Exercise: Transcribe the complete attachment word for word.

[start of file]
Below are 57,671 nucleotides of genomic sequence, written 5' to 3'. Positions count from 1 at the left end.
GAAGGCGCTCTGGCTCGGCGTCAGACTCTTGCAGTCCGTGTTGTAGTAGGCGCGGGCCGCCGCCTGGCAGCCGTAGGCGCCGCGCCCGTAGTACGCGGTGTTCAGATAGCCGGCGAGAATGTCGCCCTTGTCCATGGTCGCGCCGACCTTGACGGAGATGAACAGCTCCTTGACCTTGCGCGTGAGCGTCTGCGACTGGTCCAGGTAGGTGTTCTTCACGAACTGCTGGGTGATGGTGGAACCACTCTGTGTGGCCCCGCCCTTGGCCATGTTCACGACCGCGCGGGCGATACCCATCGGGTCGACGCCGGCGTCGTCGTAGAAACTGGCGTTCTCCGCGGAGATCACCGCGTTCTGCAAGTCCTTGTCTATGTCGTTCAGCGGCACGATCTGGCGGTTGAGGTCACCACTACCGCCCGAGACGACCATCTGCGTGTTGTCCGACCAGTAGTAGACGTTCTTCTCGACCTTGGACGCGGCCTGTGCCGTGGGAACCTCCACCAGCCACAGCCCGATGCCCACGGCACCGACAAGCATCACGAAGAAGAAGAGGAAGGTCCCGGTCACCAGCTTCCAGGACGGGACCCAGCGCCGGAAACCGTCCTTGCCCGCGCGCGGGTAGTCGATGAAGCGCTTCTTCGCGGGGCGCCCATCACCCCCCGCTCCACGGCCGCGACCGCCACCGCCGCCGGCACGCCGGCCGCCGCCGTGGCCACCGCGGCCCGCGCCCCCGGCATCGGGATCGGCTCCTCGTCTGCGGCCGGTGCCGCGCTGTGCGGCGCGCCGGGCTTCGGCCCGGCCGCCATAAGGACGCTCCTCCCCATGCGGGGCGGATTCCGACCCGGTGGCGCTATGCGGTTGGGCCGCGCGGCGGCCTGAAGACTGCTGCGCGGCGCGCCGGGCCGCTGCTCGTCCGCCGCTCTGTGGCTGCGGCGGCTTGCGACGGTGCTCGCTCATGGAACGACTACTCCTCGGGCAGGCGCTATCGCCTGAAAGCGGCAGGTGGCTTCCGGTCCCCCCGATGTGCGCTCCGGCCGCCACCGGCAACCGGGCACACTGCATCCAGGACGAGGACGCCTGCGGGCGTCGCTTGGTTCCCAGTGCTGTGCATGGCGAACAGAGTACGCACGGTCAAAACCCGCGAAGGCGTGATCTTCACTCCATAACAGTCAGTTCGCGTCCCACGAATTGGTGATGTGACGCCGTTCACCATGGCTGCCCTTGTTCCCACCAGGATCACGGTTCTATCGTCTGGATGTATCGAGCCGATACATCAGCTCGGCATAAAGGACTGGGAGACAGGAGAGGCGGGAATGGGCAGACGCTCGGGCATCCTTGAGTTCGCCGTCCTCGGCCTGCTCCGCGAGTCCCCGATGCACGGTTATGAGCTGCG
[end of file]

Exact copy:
Below are 57,671 nucleotides of genomic sequence, written 5' to 3'. Positions count from 1 at the left end.
GAAGGCGCTCTGGCTCGGCGTCAGACTCTTGCAGTCCGTGTTGTAGTAGGCGCGGGCCGCCGCCTGGCAGCCGTAGGCGCCGCGCCCGTAGTACGCGGTGTTCAGATAGCCGGCGAGAATGTCGCCCTTGTCCATGGTCGCGCCGACCTTGACGGAGATGAACAGCTCCTTGACCTTGCGCGTGAGCGTCTGCGACTGGTCCAGGTAGGTGTTCTTCACGAACTGCTGGGTGATGGTGGAACCACTCTGTGTGGCCCCGCCCTTGGCCATGTTCACGACCGCGCGGGCGATACCCATCGGGTCGACGCCGGCGTCGTCGTAGAAACTGGCGTTCTCCGCGGAGATCACCGCGTTCTGCAAGTCCTTGTCTATGTCGTTCAGCGGCACGATCTGGCGGTTGAGGTCACCACTACCGCCCGAGACGACCATCTGCGTGTTGTCCGACCAGTAGTAGACGTTCTTCTCGACCTTGGACGCGGCCTGTGCCGTGGGAACCTCCACCAGCCACAGCCCGATGCCCACGGCACCGACAAGCATCACGAAGAAGAAGAGGAAGGTCCCGGTCACCAGCTTCCAGGACGGGACCCAGCGCCGGAAACCGTCCTTGCCCGCGCGCGGGTAGTCGATGAAGCGCTTCTTCGCGGGGCGCCCATCACCCCCCGCTCCACGGCCGCGACCGCCACCGCCGCCGGCACGCCGGCCGCCGCCGTGGCCACCGCGGCCCGCGCCCCCGGCATCGGGATCGGCTCCTCGTCTGCGGCCGGTGCCGCGCTGTGCGGCGCGCCGGGCTTCGGCCCGGCCGCCATAAGGACGCTCCTCCCCATGCGGGGCGGATTCCGACCCGGTGGCGCTATGCGGTTGGGCCGCGCGGCGGCCTGAAGACTGCTGCGCGGCGCGCCGGGCCGCTGCTCGTCCGCCGCTCTGTGGCTGCGGCGGCTTGCGACGGTGCTCGCTCATGGAACGACTACTCCTCGGGCAGGCGCTATCGCCTGAAAGCGGCAGGTGGCTTCCGGTCCCCCCGATGTGCGCTCCGGCCGCCACCGGCAACCGGGCACACTGCATCCAGGACGAGGACGCCTGCGGGCGTCGCTTGGTTCCCAGTGCTGTGCATGGCGAACAGAGTACGCACGGTCAAAACCCGCGAAGGCGTGATCTTCACTCCATAACAGTCAGTTCGCGTCCCACGAATTGGTGATGTGACGCCGTTCACCATGGCTGCCCTTGTTCCCACCAGGATCACGGTTCTATCGTCTGGATGTATCGAGCCGATACATCAGCTCGGCATAAAGGACTGGGAGACAGGAGAGGCGGGAATGGGCAGACGCTCGGGCATCCTTGAGTTCGCCGTCCTCGGCCTGCTCCGCGAGTCCCCGATGCACGGTTATGAGCTGCG